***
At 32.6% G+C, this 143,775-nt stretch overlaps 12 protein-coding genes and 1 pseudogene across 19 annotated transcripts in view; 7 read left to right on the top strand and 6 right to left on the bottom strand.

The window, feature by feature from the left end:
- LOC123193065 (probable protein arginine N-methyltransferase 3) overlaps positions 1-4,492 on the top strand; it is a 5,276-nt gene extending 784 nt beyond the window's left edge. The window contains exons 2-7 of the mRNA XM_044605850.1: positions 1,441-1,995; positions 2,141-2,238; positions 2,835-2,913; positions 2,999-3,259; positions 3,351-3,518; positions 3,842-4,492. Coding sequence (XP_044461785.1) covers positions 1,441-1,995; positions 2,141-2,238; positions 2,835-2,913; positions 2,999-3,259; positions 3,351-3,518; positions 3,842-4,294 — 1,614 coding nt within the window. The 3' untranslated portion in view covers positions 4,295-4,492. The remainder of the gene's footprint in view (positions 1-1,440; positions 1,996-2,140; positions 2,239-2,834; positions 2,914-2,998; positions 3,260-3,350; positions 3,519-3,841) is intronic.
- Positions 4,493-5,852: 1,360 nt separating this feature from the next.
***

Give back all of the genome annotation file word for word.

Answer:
At 32.6% G+C, this 143,775-nt stretch overlaps 12 protein-coding genes and 1 pseudogene across 19 annotated transcripts in view; 7 read left to right on the top strand and 6 right to left on the bottom strand.

The window, feature by feature from the left end:
- LOC123193065 (probable protein arginine N-methyltransferase 3) overlaps positions 1-4,492 on the top strand; it is a 5,276-nt gene extending 784 nt beyond the window's left edge. The window contains exons 2-7 of the mRNA XM_044605850.1: positions 1,441-1,995; positions 2,141-2,238; positions 2,835-2,913; positions 2,999-3,259; positions 3,351-3,518; positions 3,842-4,492. Coding sequence (XP_044461785.1) covers positions 1,441-1,995; positions 2,141-2,238; positions 2,835-2,913; positions 2,999-3,259; positions 3,351-3,518; positions 3,842-4,294 — 1,614 coding nt within the window. The 3' untranslated portion in view covers positions 4,295-4,492. The remainder of the gene's footprint in view (positions 1-1,440; positions 1,996-2,140; positions 2,239-2,834; positions 2,914-2,998; positions 3,260-3,350; positions 3,519-3,841) is intronic.
- Positions 4,493-5,852: 1,360 nt separating this feature from the next.